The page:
Linear clock

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The linear clock in Wilhelmstrasse / corner of Ständeplatz on June 2, 2006 at 4:21:47 pm (Since some light bulbs are defective, the time is not displayed exactly)

The linear clock (Kasseler clock) is a light kinetic sculpture designed by Peter Hertha from 1977. It stands at the upper end of Kassel Wilhelmsstraße at Ständeplatz.

Between three stainless steel columns, each offset by 120 °, three identical vertical rows of incandescent lamps are arranged under a plexiglass cover . The interplay of the electronically controlled light bulbs serves to display the time. As was common with electrical clocks at that time, the 50 Hz mains frequency is used as the clock generator. In addition, the clock adjusts itself by receiving the radio signal from the DCF77 time transmitter in Mainflingen .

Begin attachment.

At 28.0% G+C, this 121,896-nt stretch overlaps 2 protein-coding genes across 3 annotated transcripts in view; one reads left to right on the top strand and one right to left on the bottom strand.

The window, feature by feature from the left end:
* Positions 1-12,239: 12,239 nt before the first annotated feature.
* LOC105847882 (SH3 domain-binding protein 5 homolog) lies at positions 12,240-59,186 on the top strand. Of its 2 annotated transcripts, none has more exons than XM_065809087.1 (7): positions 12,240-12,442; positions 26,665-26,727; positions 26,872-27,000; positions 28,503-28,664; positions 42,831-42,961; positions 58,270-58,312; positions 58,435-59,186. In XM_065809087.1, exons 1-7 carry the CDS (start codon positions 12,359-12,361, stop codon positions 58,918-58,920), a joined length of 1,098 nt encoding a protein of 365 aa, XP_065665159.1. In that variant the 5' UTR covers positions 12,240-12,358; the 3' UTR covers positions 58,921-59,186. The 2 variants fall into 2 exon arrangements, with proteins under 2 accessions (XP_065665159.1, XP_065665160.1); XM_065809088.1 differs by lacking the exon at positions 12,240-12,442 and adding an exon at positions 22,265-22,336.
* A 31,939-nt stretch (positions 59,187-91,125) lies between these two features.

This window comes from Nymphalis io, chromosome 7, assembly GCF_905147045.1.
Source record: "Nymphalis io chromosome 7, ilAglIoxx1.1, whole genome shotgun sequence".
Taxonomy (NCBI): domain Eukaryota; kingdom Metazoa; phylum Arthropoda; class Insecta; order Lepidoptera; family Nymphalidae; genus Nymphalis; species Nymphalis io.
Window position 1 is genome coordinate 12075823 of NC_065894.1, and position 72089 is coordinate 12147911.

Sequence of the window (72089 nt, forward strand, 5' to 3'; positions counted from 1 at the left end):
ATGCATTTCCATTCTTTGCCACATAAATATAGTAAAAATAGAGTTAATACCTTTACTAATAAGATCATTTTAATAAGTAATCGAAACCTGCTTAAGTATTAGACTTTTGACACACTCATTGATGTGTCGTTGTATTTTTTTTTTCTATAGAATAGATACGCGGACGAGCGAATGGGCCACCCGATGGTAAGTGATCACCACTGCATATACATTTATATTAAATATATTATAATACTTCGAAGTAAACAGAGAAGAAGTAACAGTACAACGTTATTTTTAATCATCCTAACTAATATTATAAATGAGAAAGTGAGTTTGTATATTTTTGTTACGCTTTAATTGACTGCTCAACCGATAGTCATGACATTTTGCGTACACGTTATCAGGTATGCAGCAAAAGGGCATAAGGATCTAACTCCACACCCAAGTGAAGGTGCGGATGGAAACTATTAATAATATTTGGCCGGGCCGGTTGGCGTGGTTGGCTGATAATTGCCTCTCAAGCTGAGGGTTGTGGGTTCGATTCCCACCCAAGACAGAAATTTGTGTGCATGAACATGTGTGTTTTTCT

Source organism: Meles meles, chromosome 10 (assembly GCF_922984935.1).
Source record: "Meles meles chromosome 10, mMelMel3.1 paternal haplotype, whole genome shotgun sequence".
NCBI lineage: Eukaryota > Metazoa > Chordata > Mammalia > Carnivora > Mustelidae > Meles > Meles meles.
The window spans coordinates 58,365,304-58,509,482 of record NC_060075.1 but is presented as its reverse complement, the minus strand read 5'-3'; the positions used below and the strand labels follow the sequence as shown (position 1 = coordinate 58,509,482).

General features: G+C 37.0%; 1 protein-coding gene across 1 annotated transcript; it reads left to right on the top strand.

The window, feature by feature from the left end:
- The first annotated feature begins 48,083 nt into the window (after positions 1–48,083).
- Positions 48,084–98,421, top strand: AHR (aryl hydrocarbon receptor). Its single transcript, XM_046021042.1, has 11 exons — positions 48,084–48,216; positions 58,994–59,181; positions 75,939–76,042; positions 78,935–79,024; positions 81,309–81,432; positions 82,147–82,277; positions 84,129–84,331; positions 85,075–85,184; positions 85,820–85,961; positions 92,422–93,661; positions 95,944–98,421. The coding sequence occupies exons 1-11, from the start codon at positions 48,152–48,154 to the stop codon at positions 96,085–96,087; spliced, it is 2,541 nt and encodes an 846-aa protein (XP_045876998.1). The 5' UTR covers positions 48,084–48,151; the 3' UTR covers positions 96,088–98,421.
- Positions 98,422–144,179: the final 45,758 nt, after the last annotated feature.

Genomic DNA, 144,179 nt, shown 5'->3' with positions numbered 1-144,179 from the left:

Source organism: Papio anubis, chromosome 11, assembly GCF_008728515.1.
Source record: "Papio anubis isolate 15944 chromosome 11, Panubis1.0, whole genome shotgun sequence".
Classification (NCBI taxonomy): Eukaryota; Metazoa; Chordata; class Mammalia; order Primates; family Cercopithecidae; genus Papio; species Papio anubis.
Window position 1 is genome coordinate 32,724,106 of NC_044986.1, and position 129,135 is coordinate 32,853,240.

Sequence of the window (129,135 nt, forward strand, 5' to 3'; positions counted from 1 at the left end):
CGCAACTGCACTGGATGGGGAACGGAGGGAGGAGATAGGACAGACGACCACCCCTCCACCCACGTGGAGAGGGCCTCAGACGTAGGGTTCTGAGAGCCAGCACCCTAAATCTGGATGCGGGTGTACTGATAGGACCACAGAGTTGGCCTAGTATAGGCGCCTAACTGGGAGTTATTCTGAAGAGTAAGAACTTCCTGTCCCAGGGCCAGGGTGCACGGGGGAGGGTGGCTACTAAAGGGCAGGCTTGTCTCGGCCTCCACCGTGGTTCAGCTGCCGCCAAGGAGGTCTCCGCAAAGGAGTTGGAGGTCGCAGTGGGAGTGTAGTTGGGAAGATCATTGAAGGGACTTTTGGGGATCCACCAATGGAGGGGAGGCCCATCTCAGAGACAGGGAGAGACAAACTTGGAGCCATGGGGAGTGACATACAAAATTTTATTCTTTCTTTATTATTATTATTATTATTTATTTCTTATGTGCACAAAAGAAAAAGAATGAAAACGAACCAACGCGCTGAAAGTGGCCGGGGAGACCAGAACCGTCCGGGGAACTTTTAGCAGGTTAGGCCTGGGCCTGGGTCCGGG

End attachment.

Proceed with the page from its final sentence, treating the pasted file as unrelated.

Each vertical row of lamps is divided into three segments. The top segment shows the hours, the middle segment the minutes and the bottom segment the seconds. In each segment there are two rows of lamps one above the other, which must be read separately. To read the time you only have to determine the number of lights in the six rows and arrange the digits according to the scheme of a digital clock. Thus noon only light bulbs 3 in the top segment, the first of the top row ( 1 2:00:00) and the first two of the lower row (1 2 : 00: 00).

A forerunner of light kinetic sculptures with semi-metallic time display as art in public space was the set theory clock by Dieter Binninger , which was prominently erected in 1975 on the median of Berlin's Kurfürstendamm . In 1981 the artist Horst H. Baumann used a principle comparable to the linear clock for his sculpture Lichtzeitpegel at the Rheinturm in Düsseldorf.


  • Magistrat der Stadt Kassel, Kulturamt (Ed.): Art in public space. Kassel 1950–1991. Marburg 1991: Jonas, ISBN 3-89445-109-2 , p. 51 f.

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Coordinates: 51 ° 18 ′ 52.4 "  N , 9 ° 29 ′ 25.4"  E